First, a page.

“This is going to be hard for us to do,” Jebaraj said. “We have seen employees leave small businesses and go to large companies and others start their own businesses. New business applications rose 30% in 2020 and 30% more in 2021. Many of these new businesses are also hiring people from the limited labor pool.”
His forecast is about 20,000 jobs will be added this year in Arkansas and he admits it’s a bit tepid relating to the lingering pandemic and the lack of consumer and business stimulus going forward.
The Little Rock metro added about 4,300 jobs last year but remains 13,000 jobs short of where it was in 2019. Many of government, trade, transportation and utilities, construction, and logging and mining jobs have not returned.
Jeberaj said Northwest Arkansas added 13,000 jobs in 2021 and it was the only region to have more jobs than it did before the pandemic in 2019. He said the leisure and hospitality sector is starting to come back but is still down about 600 jobs since before 2019. He said the other sectors have more jobs added than before the pandemic.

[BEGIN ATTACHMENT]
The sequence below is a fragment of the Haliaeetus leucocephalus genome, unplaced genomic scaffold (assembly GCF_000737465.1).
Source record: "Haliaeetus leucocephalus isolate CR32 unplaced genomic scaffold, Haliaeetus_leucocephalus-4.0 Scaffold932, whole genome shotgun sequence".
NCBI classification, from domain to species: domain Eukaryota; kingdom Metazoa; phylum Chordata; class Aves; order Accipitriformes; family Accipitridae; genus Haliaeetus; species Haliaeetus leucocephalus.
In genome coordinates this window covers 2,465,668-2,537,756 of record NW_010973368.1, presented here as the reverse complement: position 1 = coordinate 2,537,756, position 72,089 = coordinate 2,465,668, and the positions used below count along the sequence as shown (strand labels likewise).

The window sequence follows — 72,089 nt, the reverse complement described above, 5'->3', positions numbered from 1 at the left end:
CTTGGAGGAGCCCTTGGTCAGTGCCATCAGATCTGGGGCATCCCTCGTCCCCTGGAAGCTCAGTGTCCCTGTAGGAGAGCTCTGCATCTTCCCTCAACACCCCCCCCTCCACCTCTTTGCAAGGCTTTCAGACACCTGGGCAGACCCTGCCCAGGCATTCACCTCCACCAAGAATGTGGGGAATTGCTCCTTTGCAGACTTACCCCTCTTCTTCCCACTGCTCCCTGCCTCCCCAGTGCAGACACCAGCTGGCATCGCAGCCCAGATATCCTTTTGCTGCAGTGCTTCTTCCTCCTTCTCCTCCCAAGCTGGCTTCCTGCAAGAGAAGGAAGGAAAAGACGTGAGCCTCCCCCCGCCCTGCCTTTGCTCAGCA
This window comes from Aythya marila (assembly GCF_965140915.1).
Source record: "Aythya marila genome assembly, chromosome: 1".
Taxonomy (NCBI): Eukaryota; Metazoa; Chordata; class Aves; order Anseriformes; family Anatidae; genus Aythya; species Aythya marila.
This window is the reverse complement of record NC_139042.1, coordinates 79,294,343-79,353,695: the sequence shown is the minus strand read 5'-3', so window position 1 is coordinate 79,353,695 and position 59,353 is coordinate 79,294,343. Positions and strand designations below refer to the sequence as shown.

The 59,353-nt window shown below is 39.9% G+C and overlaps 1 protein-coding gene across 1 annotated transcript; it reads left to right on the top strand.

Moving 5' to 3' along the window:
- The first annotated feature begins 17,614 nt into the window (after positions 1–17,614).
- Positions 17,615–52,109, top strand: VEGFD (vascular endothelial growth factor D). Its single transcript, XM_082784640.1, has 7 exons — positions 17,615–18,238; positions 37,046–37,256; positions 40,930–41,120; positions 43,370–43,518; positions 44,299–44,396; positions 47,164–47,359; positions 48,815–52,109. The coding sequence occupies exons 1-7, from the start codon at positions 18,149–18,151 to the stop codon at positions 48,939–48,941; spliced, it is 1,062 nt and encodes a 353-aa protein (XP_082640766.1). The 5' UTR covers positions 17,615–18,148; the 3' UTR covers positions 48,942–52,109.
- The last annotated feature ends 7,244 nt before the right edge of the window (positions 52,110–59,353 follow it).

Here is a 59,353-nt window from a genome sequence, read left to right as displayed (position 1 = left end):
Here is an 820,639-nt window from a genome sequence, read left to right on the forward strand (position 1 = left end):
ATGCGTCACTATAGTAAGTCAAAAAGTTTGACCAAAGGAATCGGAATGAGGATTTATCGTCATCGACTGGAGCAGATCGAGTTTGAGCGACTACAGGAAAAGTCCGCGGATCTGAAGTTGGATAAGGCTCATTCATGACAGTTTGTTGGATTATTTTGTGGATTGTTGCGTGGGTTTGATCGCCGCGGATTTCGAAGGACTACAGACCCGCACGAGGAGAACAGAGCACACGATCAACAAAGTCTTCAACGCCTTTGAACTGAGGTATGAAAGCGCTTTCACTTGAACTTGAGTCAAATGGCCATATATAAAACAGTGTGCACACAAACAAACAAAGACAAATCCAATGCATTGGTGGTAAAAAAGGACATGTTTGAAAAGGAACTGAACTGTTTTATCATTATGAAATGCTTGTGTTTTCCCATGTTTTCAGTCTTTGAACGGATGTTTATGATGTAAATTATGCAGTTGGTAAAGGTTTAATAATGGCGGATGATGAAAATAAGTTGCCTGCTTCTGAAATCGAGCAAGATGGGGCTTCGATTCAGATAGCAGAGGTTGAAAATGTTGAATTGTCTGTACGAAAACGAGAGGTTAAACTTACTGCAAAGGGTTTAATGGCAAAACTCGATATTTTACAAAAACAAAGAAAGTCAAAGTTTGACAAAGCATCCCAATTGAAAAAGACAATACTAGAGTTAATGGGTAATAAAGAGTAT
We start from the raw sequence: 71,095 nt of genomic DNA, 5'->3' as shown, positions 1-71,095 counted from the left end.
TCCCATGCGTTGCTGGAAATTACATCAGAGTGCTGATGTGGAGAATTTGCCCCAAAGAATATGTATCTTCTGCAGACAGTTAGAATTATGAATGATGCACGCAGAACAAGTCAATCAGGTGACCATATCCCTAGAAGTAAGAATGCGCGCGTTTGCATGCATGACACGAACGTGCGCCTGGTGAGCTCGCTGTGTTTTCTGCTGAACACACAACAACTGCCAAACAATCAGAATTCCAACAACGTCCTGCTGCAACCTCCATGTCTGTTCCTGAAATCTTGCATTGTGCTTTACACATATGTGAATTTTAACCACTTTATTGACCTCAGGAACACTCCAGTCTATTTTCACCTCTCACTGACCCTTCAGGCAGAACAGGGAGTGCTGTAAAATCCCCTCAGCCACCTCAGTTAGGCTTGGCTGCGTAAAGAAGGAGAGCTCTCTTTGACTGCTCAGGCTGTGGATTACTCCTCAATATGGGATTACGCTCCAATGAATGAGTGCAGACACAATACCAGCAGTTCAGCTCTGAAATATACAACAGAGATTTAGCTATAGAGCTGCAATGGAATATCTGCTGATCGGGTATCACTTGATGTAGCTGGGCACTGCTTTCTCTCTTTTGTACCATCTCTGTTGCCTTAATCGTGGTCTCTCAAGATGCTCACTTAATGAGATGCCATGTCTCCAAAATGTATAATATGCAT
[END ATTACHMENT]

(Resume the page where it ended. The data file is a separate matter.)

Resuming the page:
He said the Fort Smith metro added 2,300 jobs in 2021 and that was still 2,000 short of the number prior to the pandemic. Most of the losses were in manufacturing and health care services, both important sectors for the region.
Jonesboro is doing better adding about 1,500 jobs last year, only down about 400 from 2019. Hot Springs added 800 jobs and is down about 1,000 pre-pandemic. Jebaraj said the hospitality and leisure (tourism) sector is coming back but with the Omicron and perhaps future variants it will be a bit longer before the convention business regains momentum. He said the state’s economy is poised to grow modestly in 2022, but not all of the sectors will recover at the same rate.
“Keep your masks handy. We don’t know when the next variant will hit,” he said.